Best Ohio Equal Pay Attorney Answer: Should I complain if my job pays me less than men? Can I sue if my company for gender discrimination if they give men higher bonuses then women? What law requires women to receive equal pay for equal work?
It seems like certain principles relating to the workplace are so well-settled that laws and protections should be unnecessary. For instance, in the early eighties a female editor for Family Circle magazine coined the term, “glass ceiling.” According to the widely accepted definition, this term refers to unspoken barriers preventing women from rising to top management positions. In the past thirty years it would seem that employers and businesses would have enacted policies to make sure that women receive equal pay for equal work.
In fact, as we have blogged about in the past, several federal and state laws prohibit employers from paying female employees less than male employees for the exact same work. The Equal Pay Act is one of the laws enacted to make sure gender is not a consideration when calculating or determining an employee’s rate of pay. To establish a violation of the Equal Pay Act, employees must show (1) that his or her employer is subject to the Act; (2) that he or she performed work in a position requiring equal skill, effort, and responsibility under similar working conditions; and (3) that he or she was paid less than the employees of the opposite sex providing the comparison.
Another federal law that prohibits gender discrimination, Title VII of the Civil Rights Act of 1964 prohibits discrimination in pay, on the basis of several different classifications, including sex. Similarly, Ohio Revised Code § 4112.02(A) makes it an unlawful discriminatory practice for any employer to pay male and female employees disparately or to “discharge without just cause, to refuse to hire, or otherwise to discriminate against that person with respect to hire, tenure, terms, conditions, or privileges of employment, or any matter directly or indirectly related to employment” based on gender.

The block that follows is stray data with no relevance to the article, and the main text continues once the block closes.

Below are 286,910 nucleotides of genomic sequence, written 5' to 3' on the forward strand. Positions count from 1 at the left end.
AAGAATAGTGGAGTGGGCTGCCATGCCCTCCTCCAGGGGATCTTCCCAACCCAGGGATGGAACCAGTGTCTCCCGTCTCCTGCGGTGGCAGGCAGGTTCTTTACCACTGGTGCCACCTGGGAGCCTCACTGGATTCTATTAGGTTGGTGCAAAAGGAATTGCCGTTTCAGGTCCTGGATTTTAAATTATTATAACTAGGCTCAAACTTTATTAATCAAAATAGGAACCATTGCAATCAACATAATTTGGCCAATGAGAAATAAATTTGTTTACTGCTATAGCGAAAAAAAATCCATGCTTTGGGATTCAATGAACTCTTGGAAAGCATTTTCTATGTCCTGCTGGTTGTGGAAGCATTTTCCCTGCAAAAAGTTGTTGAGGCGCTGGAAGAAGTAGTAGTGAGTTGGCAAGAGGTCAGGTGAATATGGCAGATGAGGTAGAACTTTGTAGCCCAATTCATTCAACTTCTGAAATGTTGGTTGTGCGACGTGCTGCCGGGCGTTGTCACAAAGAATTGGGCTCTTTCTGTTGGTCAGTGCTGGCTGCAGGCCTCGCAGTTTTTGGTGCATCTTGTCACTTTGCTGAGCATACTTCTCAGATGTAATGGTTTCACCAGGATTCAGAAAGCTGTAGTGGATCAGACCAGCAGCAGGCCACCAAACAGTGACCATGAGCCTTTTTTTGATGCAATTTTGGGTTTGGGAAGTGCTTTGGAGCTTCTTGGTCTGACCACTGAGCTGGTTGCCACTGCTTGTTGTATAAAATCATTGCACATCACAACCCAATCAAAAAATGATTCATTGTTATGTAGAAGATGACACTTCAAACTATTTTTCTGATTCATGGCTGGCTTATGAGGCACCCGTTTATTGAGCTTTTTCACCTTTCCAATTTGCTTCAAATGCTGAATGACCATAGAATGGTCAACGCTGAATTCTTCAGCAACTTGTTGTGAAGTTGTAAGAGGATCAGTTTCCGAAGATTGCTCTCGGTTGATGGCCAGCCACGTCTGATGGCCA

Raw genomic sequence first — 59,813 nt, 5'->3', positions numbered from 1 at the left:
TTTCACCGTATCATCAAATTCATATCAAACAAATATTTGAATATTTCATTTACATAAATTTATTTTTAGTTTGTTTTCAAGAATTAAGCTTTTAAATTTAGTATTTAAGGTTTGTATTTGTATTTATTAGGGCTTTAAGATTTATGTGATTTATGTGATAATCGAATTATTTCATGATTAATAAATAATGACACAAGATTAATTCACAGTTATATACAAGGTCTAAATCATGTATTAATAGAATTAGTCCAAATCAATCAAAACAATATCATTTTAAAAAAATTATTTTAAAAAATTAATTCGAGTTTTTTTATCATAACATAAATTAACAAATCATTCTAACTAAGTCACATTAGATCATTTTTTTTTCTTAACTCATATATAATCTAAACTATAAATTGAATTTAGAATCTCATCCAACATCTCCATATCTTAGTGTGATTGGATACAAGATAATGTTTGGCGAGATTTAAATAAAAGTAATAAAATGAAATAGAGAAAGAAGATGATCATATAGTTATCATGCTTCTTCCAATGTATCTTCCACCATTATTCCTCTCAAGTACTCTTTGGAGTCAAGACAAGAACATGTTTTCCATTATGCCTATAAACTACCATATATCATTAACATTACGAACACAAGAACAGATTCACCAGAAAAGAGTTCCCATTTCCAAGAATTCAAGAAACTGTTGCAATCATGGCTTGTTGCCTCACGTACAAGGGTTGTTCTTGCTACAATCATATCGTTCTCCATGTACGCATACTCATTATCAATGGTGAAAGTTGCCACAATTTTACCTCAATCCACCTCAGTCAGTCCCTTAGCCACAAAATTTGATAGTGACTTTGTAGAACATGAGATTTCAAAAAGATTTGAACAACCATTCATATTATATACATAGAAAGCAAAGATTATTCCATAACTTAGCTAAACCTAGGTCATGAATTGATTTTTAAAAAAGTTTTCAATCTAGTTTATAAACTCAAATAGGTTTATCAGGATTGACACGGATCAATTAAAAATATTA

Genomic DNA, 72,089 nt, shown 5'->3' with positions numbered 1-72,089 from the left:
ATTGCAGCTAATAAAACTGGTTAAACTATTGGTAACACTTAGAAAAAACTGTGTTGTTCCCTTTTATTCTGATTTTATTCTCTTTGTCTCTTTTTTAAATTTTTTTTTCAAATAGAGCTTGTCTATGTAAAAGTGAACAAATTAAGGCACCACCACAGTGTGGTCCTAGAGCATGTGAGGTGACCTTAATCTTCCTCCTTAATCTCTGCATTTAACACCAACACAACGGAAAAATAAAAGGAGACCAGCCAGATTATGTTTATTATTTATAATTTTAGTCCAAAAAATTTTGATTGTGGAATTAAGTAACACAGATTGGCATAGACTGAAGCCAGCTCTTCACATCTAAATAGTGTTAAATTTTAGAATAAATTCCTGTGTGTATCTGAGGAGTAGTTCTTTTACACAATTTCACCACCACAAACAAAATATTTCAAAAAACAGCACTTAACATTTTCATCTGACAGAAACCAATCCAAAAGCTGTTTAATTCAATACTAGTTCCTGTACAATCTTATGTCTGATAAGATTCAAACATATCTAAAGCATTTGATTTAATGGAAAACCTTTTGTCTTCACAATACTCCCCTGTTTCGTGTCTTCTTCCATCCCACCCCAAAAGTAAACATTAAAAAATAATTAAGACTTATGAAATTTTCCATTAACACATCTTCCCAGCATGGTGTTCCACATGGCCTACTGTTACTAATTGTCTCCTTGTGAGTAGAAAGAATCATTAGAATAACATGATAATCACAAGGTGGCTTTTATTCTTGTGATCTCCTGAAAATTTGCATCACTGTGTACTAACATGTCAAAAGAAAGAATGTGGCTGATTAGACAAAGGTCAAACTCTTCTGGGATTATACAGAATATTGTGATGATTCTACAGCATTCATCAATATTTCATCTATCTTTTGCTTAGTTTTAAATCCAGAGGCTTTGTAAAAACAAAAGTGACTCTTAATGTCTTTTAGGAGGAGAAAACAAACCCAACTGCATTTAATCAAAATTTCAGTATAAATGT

However, with all that being said, apparently some employers still seem to be missing the point. For instance, a company in St. Cloud, Minnesota recently agreed to pay a female employee for alleged violations of these laws for a time period from 2008 to 2011. Ultimately, Royal Tire, Inc. is paying $182,500 based on the employee’s allegations that she received $35,000.00 less per year than a male employee who previously held the same position and the employee could also point to the company’s own compensation structure, which showed her salary was $19,000 lower than what it should have been for her position.
In addition to the substantial payout, the company also has agreed to take other steps in order to prevent future violations including revising the pay structure to make sure it complies with federal law, and if a violation is discovered the company must take immediate action to remedy the situation. The company has also agreed to provide training to its employees, and allow a federal commission to oversee compliance with the requirements.
If you feel that you are being discriminated based on your gender or sex, then call the right attorney. It is never appropriate to discriminate against female employees. Discrimination against women includes being harassed, fired, wrongfully terminated, discriminated against, demoted, wrongfully disciplined, denied a promotion, and denied wages or not receiving equal pay. When you call the right attorney to schedule a free and confidential consultation at 866-797-6040, you will meet with an attorney from Spitz, The Employee’s Law Firm to discuss wrongful discrimination claims and help you determine the best way to pursue your gender/sex discrimination claims.
The materials available at the top of this page and on this employment law website are for informational purposes only and not for the purpose of providing legal advice. Your best option is to contact an Ohio attorney to obtain advice with respect to gender discrimination questions or any particular employment law issue. Use and access to this employment law website or any of the links contained within the site do not create an attorney-client relationship. The legal opinions expressed at or through this site are the opinions of the individual lawyer and may not reflect the opinions of Spitz, The Employee’s Law Firm, Brian Spitz, or any individual attorney.